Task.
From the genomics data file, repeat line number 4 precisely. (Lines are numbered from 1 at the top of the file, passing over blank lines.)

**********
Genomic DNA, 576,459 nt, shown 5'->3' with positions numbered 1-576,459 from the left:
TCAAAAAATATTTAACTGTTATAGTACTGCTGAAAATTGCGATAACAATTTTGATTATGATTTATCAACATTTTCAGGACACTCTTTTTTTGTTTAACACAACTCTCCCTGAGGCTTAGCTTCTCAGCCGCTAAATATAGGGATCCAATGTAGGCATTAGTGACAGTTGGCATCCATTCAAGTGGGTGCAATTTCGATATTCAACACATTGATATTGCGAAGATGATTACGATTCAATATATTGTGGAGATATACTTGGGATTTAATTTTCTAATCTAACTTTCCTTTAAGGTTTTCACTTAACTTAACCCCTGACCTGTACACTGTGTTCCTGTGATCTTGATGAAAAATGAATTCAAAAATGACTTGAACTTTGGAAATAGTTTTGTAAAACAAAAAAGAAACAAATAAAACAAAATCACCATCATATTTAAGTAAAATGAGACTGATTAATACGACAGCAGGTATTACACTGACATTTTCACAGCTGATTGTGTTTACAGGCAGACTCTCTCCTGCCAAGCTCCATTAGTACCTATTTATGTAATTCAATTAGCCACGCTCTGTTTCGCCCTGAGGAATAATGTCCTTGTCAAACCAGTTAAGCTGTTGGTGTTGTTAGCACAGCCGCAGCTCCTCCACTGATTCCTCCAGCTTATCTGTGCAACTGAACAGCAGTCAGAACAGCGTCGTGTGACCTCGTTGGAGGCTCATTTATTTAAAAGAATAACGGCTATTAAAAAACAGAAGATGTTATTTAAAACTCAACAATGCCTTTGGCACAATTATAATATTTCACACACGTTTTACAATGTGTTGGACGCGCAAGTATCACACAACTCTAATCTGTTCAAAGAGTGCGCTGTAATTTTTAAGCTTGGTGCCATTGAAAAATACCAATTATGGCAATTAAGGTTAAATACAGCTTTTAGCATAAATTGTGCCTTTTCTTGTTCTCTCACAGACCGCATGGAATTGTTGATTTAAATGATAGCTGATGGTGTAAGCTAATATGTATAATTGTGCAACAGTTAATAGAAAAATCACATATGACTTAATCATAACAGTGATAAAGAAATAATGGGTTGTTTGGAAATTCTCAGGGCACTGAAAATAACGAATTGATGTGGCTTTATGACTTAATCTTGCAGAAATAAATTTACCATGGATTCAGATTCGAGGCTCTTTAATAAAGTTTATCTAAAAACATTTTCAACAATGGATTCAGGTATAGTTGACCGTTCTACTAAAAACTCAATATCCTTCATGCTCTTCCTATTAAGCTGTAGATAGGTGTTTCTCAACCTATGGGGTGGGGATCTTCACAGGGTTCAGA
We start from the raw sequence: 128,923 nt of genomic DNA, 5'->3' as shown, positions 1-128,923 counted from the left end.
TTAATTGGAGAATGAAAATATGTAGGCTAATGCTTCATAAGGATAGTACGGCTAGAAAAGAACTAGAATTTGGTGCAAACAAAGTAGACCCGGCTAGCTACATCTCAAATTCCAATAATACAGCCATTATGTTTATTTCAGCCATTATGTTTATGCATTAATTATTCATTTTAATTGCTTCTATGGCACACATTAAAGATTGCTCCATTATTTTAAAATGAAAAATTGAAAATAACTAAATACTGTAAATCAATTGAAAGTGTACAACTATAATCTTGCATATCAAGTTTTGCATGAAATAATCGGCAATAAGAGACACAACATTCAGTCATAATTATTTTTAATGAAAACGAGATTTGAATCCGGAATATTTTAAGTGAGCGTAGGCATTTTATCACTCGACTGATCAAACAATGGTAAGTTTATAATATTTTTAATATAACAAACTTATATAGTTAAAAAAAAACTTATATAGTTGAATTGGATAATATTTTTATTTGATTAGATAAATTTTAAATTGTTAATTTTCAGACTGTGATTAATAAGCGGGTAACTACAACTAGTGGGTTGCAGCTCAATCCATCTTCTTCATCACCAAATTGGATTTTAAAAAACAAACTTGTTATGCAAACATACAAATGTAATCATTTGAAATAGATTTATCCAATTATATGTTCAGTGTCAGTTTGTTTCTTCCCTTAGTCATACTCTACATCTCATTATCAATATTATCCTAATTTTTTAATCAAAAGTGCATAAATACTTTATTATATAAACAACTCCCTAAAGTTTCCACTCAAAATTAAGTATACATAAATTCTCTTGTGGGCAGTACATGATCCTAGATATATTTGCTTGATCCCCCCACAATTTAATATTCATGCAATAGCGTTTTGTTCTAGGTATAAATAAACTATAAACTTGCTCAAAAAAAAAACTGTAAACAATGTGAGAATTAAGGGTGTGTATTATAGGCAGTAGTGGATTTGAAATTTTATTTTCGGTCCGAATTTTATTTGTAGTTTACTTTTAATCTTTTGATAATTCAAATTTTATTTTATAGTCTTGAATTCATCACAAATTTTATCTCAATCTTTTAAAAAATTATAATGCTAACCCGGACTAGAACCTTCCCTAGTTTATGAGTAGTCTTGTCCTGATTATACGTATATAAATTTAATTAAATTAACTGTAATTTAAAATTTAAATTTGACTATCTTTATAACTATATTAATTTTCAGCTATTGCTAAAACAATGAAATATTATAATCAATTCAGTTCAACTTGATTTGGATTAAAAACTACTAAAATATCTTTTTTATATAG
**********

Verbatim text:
TTAATTGGAGAATGAAAATATGTAGGCTAATGCTTCATAAGGATAGTACGGCTAGAAAAGAACTAGAATTTGGTGCAAACAAAGTAGACCCGGCTAGCTACATCTCAAATTCCAATAATACAGCCATTATGTTTATTTCAGCCATTATGTTTATGCATTAATTATTCATTTTAATTGCTTCTATGGCACACATTAAAGATTGCTCCATTATTTTAAAATGAAAAATTGAAAATAACTAAATACTGTAAATCAATTGAAAGTGTACAACTATAATCTTGCATATCAAGTTTTGCATGAAATAATCGGCAATAAGAGACACAACATTCAGTCATAATTATTTTTAATGAAAACGAGATTTGAATCCGGAATATTTTAAGTGAGCGTAGGCATTTTATCACTCGACTGATCAAACAATGGTAAGTTTATAATATTTTTAATATAACAAACTTATATAGTTAAAAAAAAACTTATATAGTTGAATTGGATAATATTTTTATTTGATTAGATAAATTTTAAATTGTTAATTTTCAGACTGTGATTAATAAGCGGGTAACTACAACTAGTGGGTTGCAGCTCAATCCATCTTCTTCATCACCAAATTGGATTTTAAAAAACAAACTTGTTATGCAAACATACAAATGTAATCATTTGAAATAGATTTATCCAATTATATGTTCAGTGTCAGTTTGTTTCTTCCCTTAGTCATACTCTACATCTCATTATCAATATTATCCTAATTTTTTAATCAAAAGTGCATAAATACTTTATTATATAAACAACTCCCTAAAGTTTCCACTCAAAATTAAGTATACATAAATTCTCTTGTGGGCAGTACATGATCCTAGATATATTTGCTTGATCCCCCCACAATTTAATATTCATGCAATAGCGTTTTGTTCTAGGTATAAATAAACTATAAACTTGCTCAAAAAAAAAACTGTAAACAATGTGAGAATTAAGGGTGTGTATTATAGGCAGTAGTGGATTTGAAATTTTATTTTCGGTCCGAATTTTATTTGTAGTTTACTTTTAATCTTTTGATAATTCAAATTTTATTTTATAGTCTTGAATTCATCACAAATTTTATCTCAATCTTTTAAAAAATTATAATGCTAACCCGGACTAGAACCTTCCCTAGTTTATGAGTAGTCTTGTCCTGATTATACGTATATAAATTTAATTAAATTAACTGTAATTTAAAATTTAAATTTGACTATCTTTATAACTATATTAATTTTCAGCTATTGCTAAAACAATGAAATATTATAATCAATTCAGTTCAACTTGATTTGGATTAAAAACTACTAAAATATCTTTTTTATATAG